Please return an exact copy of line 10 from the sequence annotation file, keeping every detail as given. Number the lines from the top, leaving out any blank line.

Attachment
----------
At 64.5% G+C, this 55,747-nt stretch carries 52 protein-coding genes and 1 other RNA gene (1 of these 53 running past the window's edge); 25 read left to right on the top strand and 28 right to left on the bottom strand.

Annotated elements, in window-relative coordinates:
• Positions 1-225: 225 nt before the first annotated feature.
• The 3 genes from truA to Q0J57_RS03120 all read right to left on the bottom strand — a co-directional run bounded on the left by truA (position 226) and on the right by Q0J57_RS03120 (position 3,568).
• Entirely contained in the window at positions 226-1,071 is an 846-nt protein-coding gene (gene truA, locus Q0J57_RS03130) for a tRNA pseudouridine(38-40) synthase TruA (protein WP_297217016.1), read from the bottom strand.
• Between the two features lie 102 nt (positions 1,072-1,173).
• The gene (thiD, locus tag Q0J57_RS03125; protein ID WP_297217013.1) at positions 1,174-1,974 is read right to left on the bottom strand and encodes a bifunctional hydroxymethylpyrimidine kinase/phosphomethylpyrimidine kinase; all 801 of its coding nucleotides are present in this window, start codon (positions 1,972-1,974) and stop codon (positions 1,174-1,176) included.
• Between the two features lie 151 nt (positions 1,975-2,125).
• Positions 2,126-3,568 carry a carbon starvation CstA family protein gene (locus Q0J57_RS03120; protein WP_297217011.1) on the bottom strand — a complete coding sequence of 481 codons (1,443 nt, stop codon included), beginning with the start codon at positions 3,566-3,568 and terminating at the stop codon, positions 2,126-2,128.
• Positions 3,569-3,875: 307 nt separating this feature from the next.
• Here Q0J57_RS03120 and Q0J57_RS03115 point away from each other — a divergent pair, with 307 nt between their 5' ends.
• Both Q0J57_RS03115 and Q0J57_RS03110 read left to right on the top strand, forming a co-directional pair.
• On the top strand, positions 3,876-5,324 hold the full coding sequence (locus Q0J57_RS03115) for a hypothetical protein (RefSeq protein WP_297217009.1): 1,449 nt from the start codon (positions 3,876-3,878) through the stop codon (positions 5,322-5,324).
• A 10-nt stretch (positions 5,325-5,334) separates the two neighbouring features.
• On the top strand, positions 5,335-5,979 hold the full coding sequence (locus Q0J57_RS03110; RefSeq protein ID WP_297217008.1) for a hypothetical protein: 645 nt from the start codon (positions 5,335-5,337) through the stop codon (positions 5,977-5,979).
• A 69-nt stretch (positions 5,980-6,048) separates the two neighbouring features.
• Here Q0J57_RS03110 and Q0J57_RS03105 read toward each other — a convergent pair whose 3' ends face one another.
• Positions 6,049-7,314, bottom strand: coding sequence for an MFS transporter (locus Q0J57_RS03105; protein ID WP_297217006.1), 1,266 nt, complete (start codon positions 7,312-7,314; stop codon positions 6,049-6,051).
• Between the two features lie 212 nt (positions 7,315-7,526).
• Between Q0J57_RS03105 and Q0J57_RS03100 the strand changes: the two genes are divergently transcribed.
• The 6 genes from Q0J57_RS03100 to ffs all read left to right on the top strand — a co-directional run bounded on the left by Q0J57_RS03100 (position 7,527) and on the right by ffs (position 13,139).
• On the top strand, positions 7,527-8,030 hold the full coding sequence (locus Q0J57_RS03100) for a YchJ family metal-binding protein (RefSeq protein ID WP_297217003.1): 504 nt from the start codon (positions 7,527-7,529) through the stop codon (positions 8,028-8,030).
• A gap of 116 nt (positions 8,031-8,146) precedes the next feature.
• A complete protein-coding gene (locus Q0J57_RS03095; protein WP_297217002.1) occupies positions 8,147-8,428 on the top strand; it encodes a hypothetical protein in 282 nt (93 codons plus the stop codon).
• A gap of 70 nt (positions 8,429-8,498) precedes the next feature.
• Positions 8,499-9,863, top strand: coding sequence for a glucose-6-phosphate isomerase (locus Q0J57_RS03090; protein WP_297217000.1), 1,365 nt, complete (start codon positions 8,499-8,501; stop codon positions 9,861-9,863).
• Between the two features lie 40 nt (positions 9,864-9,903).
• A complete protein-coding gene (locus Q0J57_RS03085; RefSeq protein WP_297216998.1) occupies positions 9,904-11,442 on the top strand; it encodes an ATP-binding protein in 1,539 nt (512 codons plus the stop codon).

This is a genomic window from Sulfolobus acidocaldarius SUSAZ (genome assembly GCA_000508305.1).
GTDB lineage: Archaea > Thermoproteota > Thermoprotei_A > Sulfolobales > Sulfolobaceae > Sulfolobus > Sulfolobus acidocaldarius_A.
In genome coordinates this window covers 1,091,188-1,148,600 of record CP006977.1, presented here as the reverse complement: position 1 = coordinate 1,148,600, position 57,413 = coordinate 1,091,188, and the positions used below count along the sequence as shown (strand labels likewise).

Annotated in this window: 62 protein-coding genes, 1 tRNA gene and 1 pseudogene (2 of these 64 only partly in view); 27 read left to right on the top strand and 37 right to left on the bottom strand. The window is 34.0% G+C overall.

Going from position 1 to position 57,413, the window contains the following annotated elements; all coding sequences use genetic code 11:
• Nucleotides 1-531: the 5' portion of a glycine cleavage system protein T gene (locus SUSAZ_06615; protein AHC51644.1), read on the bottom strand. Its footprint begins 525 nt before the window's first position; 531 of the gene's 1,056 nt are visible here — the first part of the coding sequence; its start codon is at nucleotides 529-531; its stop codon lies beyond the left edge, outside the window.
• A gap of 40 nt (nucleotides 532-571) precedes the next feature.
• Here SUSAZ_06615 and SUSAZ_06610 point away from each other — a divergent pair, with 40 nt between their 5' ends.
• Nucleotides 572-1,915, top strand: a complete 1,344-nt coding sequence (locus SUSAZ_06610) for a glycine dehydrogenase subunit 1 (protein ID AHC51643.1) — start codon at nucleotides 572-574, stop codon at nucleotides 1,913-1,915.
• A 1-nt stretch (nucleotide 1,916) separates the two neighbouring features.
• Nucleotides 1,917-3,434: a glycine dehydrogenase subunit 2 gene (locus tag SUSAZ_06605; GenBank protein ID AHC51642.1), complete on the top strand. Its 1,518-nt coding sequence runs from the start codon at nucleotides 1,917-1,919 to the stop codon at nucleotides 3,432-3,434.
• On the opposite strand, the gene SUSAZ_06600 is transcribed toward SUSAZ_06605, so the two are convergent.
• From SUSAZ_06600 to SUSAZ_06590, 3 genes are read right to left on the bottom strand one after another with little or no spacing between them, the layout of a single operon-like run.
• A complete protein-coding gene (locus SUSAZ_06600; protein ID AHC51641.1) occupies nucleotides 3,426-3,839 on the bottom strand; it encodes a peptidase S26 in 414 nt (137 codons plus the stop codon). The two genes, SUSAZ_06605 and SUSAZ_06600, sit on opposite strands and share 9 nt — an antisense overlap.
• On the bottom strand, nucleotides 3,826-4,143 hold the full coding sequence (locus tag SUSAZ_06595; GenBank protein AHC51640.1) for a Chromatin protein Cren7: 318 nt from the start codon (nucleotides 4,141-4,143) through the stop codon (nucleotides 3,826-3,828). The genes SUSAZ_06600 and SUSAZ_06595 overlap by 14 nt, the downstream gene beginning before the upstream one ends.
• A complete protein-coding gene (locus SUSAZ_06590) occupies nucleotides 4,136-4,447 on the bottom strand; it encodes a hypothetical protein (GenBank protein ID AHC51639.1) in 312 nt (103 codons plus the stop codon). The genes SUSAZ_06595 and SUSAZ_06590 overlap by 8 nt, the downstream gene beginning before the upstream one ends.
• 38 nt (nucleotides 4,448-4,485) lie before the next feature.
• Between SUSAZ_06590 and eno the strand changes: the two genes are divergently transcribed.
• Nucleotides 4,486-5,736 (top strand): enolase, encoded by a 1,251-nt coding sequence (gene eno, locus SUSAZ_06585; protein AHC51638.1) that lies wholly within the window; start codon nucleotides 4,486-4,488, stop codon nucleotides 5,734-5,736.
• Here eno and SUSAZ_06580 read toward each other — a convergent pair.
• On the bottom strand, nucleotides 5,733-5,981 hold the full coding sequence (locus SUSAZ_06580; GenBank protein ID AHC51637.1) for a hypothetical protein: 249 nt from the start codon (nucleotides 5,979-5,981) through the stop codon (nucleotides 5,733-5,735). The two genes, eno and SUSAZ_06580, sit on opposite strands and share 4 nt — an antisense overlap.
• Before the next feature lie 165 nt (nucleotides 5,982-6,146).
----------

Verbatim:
• Positions 3,569-3,875: 307 nt separating this feature from the next.